1.4 The term autoclave does not appear in D1. In the description passage relating to Figure 10, the uses foreseen for the "multi-well filter assembly" are not addressed. In particular, it is not indicated whether this device has to be suitable for carrying out PCR or other reactions involving elevated temperatures or pressures. Applications such as PCR are addressed at two occurrences in D1 (column 3, lines 55 to 58 and column 5, lines 21 to 41). From these passages, it appears that the presence of an additional thermal equilibration sheet is considered to be of some importance to achieve rapid thermal equilibration which is necessary for PCR. Since such a thermal equilibration sheet is neither shown in Figure 10 nor mentioned in the text relating to this figure, there is no reason to assume that the apparatus described in Figure 10 is designed for performing PCR. Moreover, D1 is expressly not limited to PCR, but relates generally to analysing and processing biological biochemical materials, and it is concerned with avoiding cross-contamination of the samples rather than keeping gas-tightness or building up pressure at elevated temperatures. According to D1 resilient gasket materials may be used in the device of Figure 10 (column 7, lines 36 to 39 in combination with column 4, line 58 to column 5, line 12). However, such a resilient gasket forming a hermetic seal at ambient temperatures does not necessarily remain gas-tight when the temperature and hence the pressure within the wells is increased. It is also not directly and unambiguously derivable from the description of the device of Figure 10 that the force of the clamp used as locking means is sufficient to maintain a hermetic i.e. gas-tight seal at elevated temperatures as occurring during PCR, and hence to permit a significant pressure build-up within the chambers 216. Therefore, despite the structural similarities between the device of Figure 10 and the subject-matter of present claim 1, D1 does not even implicitly disclose a "multiautoclave reactor vessel for use at elevated pressures" according to present claim 1.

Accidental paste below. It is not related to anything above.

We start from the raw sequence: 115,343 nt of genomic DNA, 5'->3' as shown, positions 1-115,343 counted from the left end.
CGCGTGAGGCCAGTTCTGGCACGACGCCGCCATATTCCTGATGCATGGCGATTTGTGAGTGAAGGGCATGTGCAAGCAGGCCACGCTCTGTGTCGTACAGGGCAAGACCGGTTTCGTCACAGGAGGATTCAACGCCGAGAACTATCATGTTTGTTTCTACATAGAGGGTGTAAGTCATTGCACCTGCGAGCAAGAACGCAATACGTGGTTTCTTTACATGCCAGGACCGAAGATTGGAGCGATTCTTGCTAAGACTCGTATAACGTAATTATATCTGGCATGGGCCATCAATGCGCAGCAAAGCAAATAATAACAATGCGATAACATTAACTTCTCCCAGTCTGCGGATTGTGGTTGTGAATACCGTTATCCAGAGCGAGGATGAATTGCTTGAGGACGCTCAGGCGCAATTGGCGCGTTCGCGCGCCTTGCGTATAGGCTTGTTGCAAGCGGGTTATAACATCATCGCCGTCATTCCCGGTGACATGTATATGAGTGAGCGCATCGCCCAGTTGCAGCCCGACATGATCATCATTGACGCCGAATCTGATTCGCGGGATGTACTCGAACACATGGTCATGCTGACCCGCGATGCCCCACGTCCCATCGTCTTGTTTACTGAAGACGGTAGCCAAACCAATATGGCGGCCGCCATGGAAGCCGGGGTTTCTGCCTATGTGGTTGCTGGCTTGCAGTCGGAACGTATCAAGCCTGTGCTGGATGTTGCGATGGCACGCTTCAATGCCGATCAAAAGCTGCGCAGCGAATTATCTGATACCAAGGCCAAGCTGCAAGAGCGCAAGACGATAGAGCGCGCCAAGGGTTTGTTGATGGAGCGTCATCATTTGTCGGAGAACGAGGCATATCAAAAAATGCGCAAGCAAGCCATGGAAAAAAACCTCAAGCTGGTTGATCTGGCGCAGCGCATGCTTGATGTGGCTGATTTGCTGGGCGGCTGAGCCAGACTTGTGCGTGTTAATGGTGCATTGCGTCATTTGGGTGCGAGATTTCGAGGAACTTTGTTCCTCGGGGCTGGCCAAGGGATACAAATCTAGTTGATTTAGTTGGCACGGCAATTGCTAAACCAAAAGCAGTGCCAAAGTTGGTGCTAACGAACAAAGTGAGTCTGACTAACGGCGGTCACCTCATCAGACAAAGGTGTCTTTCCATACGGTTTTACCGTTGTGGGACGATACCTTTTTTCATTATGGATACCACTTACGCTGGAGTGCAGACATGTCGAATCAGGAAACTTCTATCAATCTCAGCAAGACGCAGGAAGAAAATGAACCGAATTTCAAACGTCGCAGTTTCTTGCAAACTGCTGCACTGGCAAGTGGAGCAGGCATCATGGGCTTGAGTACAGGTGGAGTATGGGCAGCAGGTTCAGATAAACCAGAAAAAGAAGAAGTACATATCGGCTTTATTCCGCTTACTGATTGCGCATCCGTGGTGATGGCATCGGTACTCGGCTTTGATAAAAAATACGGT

1.5 The subject-matter of claim 1 and, consequently, of dependent claims 2 to 16 is thus novel over D1.
2. Construction of claim 1
2.1 Claim 1 requires that the multiautoclave reactor vessel comprises "a cover means on both sides of said central block, operatively associated with a sealing means, for engagement with said central block to seal the open ends of said perforations forming a multitude of chambers" (emphasis added by the board). Claim 1 does not mention other structural components or flow channels of the reactor vessel which could require some kind of sealing. In the board's view, the further phrase "locking means acting in concert with the cover means to engage the sealing means so as to define a plurality of reaction chambers" (emphasis added by the board) confirms that the expression "to seal the open ends" is to be understood in the sense that the two open ends of each perforation are sealed such as to be closed to form a multiautoclave reactor vessel for use at elevated pressure.
2.2 Furthermore, the multiautoclave reactor vessel according to claim 1 comprises "cover means brought into position by a locking means", these "locking means acting in concert with the cover means to engage the sealing means". In view of the particular wording used, the board considers that this phrase clearly expresses that the structural components required for performing the functions of covering, sealing and locking, respectively, can be distinguished from each other.
2.3 There is thus no necessity to revert to the description of the patent in suit to understand the meaning of claim 1 and to compare the claimed subject-matter with the disclosure of the cited prior art documents. Consequently, decision T 0607/93 (see in particular the Reasons, point 2.2, 6th paragraph) is of no relevance in the present case. Moreover, the board notes that nothing in the patent specification supports a broader understanding of claim 1. On the contrary, the above understanding of claim 1 is fully in accordance with all the specific embodiments described in the patent (description sections  to ; figures 1, 3 and 5).